Edinburgh Rugby in Europe: Potential knockout foe, why progress is vital and how switch to BT Murrayfield is tempting

It’s more than a month since Edinburgh Rugby played a home game but they will return to the DAM Health Stadium on Friday to take on Pau in the first of what could be a run of half a dozen fixtures at their own ground.

Edinburgh have not played at home since the win over Connacht on March 4. Henry Immelman is pictured. (Photo by Ross Parker / SNS Group)
Edinburgh have not played at home since the win over Connacht on March 4. Henry Immelman is pictured. (Photo by Ross Parker / SNS Group)

A place in the last 16 of the European Challenge Cup has already been secured but if Edinburgh can beat their French visitors they will be rewarded with a home tie.

Bath would be their likely opponents and another win would keep the capital club at home for the quarter-finals too.

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Stevie Lawrie, Edinburgh’s forwards coach, was reluctant to look beyond Friday but knows how important it is for the club to be involved in the latter stages. They have struggled in recent years to win knockout ties and have had to cast an envious eye westwards at Glasgow Warriors.

Edinburgh forwards coach Stevie Lawrie has urged the squad to seize the opportunity of securing a home tie in the last 16 of the Challenge Cup. (Photo by Ross MacDonald / SNS Group)

Edinburgh are well placed this season to make progress in both the Challenge Cup and the United Rugby Championship and, given they are unbeaten in competitive games at the DAM Health Stadium, the importance of securing home ties cannot be overstated.

“We want to be bringing play-off rugby to the DAM, that’s really important,” said Lawrie.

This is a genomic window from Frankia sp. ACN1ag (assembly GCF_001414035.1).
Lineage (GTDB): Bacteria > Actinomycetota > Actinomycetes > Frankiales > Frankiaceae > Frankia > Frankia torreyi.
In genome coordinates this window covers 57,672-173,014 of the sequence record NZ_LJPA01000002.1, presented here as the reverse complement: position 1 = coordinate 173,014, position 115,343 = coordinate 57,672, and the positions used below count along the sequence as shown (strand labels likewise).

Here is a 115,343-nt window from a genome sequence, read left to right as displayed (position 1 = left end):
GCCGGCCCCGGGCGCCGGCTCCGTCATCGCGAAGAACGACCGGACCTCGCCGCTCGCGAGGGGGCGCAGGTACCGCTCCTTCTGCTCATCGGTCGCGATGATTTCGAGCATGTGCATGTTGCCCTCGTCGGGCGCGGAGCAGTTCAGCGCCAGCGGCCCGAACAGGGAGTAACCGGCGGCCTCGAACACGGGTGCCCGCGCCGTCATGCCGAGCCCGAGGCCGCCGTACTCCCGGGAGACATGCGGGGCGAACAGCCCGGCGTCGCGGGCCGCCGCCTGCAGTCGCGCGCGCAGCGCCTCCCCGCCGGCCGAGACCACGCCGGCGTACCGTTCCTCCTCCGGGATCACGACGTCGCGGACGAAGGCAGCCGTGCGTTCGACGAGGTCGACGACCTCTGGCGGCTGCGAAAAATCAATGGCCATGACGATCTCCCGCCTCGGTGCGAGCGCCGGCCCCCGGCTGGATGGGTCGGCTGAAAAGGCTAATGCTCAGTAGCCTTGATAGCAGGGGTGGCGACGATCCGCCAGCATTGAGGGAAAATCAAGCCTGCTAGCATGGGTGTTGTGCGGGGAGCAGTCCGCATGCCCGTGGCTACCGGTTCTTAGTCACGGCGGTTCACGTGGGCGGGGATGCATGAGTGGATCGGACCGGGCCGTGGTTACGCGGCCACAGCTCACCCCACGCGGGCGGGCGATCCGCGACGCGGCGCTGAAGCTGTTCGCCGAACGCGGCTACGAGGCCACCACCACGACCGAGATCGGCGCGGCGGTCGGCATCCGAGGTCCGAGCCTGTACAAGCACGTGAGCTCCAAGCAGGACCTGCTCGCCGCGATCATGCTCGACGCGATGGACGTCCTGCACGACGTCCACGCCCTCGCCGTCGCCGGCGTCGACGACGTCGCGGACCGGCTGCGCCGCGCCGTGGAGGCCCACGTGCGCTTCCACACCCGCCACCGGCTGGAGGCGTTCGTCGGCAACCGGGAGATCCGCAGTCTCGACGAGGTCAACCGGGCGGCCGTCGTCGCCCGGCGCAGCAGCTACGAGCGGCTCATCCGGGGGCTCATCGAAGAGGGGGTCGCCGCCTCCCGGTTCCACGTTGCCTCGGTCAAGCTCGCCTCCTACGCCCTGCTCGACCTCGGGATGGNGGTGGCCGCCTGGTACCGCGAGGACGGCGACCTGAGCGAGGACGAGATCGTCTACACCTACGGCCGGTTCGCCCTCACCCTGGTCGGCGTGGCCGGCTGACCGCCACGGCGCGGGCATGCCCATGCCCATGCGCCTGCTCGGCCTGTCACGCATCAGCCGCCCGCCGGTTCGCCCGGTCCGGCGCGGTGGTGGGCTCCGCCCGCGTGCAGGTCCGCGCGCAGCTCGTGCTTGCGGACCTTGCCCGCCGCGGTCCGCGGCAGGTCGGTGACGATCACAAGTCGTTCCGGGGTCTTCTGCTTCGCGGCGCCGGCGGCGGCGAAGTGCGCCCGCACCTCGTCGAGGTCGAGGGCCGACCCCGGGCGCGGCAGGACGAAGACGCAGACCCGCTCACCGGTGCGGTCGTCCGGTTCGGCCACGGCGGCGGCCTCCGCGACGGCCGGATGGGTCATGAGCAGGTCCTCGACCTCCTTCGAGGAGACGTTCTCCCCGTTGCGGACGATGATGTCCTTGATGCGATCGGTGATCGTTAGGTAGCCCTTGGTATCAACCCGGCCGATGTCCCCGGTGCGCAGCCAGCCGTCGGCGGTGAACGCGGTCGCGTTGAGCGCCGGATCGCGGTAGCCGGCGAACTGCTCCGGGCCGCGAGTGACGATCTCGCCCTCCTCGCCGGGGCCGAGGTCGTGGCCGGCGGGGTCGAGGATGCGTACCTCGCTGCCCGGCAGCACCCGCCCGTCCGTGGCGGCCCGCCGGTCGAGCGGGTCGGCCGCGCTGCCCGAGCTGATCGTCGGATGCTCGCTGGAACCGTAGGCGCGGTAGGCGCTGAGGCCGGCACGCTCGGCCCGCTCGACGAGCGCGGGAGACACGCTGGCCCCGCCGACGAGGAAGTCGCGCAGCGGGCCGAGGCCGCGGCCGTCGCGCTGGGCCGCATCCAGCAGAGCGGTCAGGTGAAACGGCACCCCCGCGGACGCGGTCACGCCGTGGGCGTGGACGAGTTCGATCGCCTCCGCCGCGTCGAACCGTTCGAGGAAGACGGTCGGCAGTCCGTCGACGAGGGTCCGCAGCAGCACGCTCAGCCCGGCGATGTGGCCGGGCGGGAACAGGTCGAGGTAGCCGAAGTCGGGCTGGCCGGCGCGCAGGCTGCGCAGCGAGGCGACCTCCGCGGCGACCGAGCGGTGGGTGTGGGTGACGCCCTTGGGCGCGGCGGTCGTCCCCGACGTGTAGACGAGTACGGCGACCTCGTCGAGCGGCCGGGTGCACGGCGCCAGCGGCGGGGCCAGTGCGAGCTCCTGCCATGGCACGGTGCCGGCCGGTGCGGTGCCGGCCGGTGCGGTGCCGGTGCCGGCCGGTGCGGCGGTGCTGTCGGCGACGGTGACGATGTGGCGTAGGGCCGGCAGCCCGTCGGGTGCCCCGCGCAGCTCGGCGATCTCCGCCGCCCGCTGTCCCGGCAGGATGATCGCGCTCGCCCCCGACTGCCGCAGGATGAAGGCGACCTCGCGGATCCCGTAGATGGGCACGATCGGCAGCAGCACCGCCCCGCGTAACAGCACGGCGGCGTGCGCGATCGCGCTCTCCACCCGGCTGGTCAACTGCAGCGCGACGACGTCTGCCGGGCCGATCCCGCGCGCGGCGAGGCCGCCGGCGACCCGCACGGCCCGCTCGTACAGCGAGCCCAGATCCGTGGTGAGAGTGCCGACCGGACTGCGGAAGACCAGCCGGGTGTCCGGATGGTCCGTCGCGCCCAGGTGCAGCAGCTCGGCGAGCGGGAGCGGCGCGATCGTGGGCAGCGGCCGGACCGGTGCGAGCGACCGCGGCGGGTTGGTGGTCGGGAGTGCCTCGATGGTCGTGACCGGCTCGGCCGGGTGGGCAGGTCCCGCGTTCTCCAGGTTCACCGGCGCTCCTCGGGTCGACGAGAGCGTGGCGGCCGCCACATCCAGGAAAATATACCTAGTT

“We’ve done it in fits and starts. Previous to last year, we had a home quarter-final against Munster [in 2019]. I was at that game as a spectator, it was fantastic. You think about Toulouse in that Heineken Cup run when we eventually went to the semi-final [in 2012]. If that can become more regular …

“That’s what Glasgow did. They were consistently in semis, then in finals and then won the final [of the Guinness Pro12 in 2015]. You have to be competing at that level consistently to have a realistic expectation of getting over the line.”

More than 37,000 were at Murrayfield to see Edinburgh beat Toulouse in the Heineken Cup quarter-finals in 2012. Matt Scott celebrates the victory. Picture: Craig Watson/SNS

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Success brings its own issues of course, and were Edinburgh to progress to the latter stages in Europe there might be a temptation to move home ties to Murrayfield. The DAM Health’s capacity is a modest 7,800 and history suggests that the demand to see Edinburgh in a European quarter or semi-final would far outstrip that figure. Over 37,000 watched the last eight tie against Toulouse in 2012 and there were 36,000 at Murrrayfield for the Munster match seven years later.

“You’ve obviously got to make revenue for the club,” noted Lawrie. “If we reflect on it, and look back on those Toulouse and Munster fixtures, they were fantastic days.

“I love playing at the DAM but I think if we packed enough people into BT Murrayfield the atmosphere would be magic.”

First things first, though, and Lawrie expects a tough test from Pau who still have an outside chance to making the last 16 and enjoyed a solid away victory over Biarritz on Saturday.

“Pau are going really well in the Top 14 and they have had good wins of late against the likes of Bordeaux and Biarritz. They have loads of threats.

“We know Jordan Joseph well because he was involved in the massacre at Racing last year and got man of the match. They have a good centre in [Tamua] Manu and they play an excellent brand of rugby. We know how tough it is going to be but we’re looking forward to getting our teeth into them.”

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